Once we cleared the mud the trail broke right, marked by another cairn. From here the climbing starts. The base of the first cliff was reached quickly, followed by the second and then a section of woods walking. The next set of cliffs were taller and a bit more difficult to climb, but not horrible. There’s one right before the false summit that required some tactical know how but it wasn’t a deal breaker. The real pisser? The top, or what we thought was the top. It was muddy and wet and a pain in the butt, and after all that work we thought great, the top! But it wasn’t the top. It was a false peak. It was a real soul crusher. It was spit in the eye from the gods. We shook it off and walked on. Losing altitude hurt a bit but we sucked it up, pressed on and made it to the summit. Some views, but not amazing. Mostly blocked by trees. Anyway, most importantly: #29 for me, #44 for Heidi.
We stayed there for a few minutes to refuel and booked it, hauling butt back to the false peak and down the cliffs. The views from the cliffs going down were pretty good. We had good views of out next peak. We quickly made it back to that second cairn, suffering through the mud. We took a few deep breaths, got psyched up, and made our way toward the next feat. The Redfield trail was pretty dry compared to Cliff, until it began crossing into a brook. Then it was wet and muddy. But not as muddy as Cliff. This trail is up. Lots of up. The ascent starts immediately and doesn’t stop. We started off around 2900 feet and end up close to 4600 in about 1.2 miles. That’s roughly 1700 feet of elevation gain.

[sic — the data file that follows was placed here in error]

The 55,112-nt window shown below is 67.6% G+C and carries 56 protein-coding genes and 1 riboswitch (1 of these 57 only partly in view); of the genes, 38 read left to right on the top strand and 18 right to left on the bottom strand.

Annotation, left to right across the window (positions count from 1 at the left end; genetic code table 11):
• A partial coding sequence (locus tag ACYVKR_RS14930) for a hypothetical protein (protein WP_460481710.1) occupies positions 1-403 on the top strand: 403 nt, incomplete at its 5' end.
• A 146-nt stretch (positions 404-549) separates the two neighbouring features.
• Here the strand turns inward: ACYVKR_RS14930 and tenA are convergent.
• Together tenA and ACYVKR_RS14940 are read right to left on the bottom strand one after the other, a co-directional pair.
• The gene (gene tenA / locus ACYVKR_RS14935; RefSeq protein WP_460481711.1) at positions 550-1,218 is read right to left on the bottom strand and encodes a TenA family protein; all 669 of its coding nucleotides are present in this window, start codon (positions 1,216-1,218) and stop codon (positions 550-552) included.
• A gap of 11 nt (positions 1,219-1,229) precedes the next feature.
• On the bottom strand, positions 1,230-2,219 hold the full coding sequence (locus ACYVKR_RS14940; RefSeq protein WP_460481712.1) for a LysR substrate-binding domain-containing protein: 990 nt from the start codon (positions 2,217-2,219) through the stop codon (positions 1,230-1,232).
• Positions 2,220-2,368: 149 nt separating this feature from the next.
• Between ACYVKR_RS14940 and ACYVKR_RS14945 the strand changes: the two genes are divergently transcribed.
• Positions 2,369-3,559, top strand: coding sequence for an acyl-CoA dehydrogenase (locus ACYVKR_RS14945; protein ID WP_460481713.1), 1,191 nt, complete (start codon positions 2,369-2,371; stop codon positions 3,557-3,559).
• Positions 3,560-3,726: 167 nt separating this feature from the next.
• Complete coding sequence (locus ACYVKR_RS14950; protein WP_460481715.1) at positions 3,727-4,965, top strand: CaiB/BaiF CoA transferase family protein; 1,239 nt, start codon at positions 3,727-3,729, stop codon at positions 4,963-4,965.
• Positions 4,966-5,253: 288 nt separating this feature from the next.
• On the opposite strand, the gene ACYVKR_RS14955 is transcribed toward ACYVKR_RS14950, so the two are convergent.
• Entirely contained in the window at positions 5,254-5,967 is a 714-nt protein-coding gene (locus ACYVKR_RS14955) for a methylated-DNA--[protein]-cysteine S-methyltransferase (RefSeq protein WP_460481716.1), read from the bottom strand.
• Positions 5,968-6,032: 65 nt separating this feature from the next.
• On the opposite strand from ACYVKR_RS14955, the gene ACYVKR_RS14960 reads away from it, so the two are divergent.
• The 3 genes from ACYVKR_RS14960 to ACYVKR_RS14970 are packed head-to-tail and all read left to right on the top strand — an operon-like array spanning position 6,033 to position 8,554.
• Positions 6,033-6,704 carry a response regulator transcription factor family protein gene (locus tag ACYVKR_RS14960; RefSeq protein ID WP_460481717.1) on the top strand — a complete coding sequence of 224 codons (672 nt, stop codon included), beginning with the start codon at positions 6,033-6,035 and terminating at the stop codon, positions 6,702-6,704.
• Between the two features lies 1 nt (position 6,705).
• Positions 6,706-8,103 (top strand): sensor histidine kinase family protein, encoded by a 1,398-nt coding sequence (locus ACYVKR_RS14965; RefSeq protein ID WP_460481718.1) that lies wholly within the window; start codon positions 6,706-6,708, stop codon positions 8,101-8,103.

It starts sxzzzzzzzzzzzzzzzzzzzzzzzzzzzzzzzzzzzzw (<– Chappy helped write that). The trail starts off in the woods and then it hits the brook after about .3 miles. Once you start in the brook, it’s rock hops, rock climbs, rocks rocks rocks. Nothing insurmountable, but a workout just the same. My best advice is to stay in the water when you can and follow the rocks. This will keep your feet out of the mud and will help you avoid the ice. We came out of the brook, tired, questioning why this was a good idea, and followed the trail into the woods. I was really dragging at this point but pushed on. There was one, and only one, rock scramble right before the peak. When I saw it my brain started screaming and my eyes went wide. My watch said the altitude had us right at the top but what if my watch was wrong? What if we had 100 more feet of rock to climb?